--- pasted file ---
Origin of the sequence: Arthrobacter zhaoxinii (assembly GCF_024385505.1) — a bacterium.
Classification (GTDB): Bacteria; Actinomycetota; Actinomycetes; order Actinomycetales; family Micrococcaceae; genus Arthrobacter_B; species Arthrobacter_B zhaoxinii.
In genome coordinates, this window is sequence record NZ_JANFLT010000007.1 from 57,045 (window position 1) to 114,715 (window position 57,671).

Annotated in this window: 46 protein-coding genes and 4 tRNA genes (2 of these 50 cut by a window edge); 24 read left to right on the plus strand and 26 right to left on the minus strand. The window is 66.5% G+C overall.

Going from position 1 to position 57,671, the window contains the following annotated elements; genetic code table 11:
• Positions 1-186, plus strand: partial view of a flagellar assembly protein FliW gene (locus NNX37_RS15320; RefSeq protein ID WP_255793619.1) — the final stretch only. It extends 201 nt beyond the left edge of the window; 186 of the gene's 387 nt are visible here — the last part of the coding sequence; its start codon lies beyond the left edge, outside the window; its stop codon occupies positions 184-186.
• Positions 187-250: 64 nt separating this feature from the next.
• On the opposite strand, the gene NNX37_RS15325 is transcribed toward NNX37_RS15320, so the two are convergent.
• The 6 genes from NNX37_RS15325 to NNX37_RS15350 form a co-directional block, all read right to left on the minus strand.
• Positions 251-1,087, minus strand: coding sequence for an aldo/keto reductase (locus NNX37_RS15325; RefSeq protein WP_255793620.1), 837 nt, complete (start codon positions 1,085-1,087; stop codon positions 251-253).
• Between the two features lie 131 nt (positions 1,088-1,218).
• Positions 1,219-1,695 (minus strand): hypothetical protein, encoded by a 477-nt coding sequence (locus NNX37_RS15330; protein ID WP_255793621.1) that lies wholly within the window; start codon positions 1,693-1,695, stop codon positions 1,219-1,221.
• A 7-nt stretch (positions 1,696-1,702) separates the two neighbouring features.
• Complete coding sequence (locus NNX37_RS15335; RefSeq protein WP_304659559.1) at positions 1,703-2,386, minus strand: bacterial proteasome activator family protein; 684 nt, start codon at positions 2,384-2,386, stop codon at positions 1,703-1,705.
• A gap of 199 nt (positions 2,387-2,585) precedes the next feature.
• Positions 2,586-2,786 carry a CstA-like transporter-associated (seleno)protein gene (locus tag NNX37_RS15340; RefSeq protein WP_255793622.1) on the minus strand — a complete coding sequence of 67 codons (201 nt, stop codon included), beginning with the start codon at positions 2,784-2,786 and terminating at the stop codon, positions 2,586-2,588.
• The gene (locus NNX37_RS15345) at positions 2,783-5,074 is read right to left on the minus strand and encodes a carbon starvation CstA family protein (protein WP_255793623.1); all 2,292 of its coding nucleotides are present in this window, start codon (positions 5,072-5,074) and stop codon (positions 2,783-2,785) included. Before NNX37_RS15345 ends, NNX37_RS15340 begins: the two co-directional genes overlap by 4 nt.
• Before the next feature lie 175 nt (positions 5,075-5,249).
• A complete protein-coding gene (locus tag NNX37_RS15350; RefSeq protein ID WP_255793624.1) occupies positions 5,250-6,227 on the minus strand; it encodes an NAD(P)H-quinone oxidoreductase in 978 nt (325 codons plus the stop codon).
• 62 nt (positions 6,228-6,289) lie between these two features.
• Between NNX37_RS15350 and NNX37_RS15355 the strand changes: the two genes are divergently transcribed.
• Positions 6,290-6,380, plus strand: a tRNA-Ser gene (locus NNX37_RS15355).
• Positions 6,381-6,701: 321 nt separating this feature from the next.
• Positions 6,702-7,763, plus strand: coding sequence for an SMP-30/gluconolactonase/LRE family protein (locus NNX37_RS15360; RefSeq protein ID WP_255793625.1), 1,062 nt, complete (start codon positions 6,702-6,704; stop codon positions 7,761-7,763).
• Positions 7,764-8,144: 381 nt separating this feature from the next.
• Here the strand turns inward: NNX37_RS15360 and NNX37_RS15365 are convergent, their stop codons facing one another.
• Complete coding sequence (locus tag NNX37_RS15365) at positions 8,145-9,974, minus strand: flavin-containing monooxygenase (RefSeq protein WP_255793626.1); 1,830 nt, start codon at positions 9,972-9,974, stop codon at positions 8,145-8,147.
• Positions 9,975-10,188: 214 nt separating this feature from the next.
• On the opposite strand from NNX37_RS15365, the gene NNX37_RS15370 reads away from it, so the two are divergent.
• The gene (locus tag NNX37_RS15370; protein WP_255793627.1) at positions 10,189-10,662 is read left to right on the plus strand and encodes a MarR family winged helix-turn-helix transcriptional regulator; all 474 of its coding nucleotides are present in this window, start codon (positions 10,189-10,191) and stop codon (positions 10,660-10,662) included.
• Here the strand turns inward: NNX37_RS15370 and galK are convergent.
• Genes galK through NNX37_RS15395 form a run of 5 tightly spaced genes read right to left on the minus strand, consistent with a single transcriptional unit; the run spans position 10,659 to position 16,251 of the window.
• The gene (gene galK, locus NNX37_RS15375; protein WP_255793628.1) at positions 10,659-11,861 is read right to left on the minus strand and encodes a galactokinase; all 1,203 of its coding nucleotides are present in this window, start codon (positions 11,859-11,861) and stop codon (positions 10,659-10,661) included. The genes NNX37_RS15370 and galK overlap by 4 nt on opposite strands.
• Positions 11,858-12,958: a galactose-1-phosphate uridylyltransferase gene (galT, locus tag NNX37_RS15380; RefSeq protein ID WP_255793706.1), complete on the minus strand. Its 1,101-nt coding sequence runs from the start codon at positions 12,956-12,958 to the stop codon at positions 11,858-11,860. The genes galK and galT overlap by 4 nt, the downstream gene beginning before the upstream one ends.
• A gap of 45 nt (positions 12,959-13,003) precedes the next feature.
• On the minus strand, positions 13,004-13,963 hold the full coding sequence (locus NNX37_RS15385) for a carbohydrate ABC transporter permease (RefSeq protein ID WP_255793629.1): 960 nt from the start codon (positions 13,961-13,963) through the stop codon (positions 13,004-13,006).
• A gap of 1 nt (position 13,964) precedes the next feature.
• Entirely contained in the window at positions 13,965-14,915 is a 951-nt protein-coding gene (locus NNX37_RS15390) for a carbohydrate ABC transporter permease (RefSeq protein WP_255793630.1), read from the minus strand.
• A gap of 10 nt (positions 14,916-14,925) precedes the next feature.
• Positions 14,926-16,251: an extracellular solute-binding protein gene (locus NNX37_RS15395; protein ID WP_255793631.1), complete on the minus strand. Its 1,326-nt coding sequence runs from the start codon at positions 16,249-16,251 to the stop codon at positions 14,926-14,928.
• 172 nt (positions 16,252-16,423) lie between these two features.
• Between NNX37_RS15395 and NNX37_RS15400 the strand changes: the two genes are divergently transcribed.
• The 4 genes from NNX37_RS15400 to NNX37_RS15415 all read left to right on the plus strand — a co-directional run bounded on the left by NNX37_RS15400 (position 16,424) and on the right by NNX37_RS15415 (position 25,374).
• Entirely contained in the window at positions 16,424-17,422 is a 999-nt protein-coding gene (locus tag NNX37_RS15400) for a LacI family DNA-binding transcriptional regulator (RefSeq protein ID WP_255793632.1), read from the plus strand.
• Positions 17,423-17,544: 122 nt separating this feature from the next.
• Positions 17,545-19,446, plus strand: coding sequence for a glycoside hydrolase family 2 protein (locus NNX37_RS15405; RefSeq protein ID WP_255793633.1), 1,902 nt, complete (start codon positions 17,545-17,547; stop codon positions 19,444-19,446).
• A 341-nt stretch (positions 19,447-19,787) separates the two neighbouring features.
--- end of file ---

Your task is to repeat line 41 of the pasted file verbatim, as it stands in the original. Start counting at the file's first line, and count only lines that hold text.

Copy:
• 172 nt (positions 16,252-16,423) lie between these two features.